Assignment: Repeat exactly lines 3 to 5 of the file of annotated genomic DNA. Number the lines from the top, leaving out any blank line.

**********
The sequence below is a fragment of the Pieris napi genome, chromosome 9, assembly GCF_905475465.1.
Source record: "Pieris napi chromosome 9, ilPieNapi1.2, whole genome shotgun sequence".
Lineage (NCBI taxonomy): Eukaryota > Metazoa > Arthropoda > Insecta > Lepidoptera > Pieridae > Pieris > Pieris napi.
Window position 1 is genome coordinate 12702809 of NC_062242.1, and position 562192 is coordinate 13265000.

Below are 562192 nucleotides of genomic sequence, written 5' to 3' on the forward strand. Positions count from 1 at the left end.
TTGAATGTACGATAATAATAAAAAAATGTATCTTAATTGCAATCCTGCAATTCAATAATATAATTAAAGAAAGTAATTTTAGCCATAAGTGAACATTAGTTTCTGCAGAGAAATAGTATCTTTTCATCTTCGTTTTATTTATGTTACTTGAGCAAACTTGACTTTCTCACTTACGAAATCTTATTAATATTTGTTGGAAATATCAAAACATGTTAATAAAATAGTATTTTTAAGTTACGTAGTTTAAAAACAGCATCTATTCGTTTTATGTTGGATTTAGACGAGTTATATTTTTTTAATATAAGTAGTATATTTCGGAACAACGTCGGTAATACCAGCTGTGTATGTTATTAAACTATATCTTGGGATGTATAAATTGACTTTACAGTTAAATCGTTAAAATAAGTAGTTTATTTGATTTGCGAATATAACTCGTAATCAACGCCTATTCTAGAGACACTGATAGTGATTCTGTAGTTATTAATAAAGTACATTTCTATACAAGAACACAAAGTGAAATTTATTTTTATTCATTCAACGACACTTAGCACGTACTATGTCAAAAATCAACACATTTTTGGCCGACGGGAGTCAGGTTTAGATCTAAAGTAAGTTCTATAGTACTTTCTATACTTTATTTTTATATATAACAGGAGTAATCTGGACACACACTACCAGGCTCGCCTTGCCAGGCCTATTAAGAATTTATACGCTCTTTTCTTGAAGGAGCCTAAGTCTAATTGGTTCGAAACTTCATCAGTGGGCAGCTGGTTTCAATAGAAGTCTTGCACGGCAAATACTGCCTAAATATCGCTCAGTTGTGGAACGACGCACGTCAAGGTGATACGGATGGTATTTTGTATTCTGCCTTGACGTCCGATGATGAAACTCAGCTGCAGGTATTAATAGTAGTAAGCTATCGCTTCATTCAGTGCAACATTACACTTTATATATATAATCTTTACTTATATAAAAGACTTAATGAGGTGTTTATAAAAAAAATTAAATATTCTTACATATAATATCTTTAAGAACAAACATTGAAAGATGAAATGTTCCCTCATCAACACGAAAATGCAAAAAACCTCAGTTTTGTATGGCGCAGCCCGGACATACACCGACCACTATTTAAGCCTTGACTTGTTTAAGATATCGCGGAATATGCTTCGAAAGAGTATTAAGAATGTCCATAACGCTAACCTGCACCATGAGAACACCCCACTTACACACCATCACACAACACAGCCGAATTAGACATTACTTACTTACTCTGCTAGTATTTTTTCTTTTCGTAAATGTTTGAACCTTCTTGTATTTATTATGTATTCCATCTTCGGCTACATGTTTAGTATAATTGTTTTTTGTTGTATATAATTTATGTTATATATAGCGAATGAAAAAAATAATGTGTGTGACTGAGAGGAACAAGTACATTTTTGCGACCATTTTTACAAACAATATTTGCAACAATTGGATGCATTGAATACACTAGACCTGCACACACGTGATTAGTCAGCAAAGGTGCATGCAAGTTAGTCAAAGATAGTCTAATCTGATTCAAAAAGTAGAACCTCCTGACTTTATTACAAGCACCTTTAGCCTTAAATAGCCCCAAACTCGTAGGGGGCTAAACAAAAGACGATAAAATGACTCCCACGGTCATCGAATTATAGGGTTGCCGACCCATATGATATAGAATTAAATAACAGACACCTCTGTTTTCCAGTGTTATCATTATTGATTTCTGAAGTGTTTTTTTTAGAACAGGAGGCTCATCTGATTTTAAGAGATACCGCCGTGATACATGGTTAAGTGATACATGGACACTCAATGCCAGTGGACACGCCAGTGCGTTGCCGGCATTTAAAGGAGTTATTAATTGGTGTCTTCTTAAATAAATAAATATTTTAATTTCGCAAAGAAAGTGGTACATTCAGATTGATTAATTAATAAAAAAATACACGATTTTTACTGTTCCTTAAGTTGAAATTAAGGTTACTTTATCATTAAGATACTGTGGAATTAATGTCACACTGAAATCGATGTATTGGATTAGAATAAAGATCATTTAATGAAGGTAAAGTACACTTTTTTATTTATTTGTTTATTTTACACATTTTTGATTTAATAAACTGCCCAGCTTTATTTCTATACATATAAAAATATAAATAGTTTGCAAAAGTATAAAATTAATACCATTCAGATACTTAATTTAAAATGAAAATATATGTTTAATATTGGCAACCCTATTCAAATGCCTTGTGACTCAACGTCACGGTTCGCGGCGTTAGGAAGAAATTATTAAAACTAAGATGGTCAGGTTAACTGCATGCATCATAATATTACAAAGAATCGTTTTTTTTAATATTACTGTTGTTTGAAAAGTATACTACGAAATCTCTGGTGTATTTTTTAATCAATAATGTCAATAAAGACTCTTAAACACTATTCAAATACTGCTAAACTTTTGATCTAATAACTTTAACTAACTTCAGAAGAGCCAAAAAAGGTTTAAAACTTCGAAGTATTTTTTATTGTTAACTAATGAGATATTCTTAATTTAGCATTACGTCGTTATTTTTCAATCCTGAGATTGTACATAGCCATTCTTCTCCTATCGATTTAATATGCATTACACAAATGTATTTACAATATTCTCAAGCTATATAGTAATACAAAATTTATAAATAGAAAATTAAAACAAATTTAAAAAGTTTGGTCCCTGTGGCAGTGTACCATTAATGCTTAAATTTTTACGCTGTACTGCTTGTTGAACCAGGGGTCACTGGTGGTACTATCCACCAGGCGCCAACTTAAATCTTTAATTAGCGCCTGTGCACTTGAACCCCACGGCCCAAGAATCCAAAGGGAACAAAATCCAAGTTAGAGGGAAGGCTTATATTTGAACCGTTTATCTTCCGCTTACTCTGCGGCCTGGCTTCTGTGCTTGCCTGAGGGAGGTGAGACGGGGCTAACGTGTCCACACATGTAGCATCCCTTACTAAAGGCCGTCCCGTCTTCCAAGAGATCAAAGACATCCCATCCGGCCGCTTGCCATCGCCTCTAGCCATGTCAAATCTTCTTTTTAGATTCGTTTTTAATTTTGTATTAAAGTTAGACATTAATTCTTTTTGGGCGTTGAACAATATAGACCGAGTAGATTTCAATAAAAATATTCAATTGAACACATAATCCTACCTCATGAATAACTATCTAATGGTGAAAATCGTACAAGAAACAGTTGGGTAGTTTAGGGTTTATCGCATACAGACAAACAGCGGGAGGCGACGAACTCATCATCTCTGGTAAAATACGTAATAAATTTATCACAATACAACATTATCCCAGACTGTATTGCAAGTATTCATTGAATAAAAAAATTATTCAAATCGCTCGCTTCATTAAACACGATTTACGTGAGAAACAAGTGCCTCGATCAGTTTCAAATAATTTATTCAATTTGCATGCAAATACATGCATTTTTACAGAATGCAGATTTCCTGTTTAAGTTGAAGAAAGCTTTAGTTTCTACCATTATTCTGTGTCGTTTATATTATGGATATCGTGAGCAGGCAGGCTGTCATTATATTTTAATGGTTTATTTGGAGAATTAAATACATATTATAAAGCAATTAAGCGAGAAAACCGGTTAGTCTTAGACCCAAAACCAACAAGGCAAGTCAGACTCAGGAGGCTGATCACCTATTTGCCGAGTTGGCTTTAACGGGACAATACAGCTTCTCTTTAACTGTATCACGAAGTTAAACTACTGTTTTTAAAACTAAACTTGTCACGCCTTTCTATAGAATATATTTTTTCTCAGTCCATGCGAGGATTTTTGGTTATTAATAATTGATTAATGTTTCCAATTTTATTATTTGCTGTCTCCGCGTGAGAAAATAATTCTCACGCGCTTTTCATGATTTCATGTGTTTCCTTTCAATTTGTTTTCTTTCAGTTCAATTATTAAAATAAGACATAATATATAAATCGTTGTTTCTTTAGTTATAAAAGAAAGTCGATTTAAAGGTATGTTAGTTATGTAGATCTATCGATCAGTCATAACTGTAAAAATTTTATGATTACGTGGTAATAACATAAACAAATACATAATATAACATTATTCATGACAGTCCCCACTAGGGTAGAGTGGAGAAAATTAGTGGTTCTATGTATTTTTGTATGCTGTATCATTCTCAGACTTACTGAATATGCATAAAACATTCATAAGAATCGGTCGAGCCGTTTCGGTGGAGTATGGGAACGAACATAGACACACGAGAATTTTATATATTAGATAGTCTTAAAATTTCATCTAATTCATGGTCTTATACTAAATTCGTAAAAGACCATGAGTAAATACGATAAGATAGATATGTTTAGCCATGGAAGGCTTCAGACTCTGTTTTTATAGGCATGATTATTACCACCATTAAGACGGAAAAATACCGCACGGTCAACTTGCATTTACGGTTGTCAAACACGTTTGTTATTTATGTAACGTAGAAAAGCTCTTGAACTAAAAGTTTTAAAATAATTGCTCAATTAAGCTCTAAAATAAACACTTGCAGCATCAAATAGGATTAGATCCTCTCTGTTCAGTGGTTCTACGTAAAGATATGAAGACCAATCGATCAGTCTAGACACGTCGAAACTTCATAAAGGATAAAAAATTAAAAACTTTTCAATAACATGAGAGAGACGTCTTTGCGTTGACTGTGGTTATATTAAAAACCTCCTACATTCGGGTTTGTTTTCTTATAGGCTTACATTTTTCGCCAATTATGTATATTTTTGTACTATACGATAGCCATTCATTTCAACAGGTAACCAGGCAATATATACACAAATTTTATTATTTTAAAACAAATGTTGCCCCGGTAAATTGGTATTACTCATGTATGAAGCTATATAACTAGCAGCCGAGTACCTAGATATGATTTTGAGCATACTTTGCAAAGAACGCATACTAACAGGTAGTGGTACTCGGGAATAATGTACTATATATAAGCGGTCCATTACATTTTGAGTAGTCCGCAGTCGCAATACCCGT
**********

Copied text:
Lineage (NCBI taxonomy): Eukaryota > Metazoa > Arthropoda > Insecta > Lepidoptera > Pieridae > Pieris > Pieris napi.
Window position 1 is genome coordinate 12702809 of NC_062242.1, and position 562192 is coordinate 13265000.

Below are 562192 nucleotides of genomic sequence, written 5' to 3' on the forward strand. Positions count from 1 at the left end.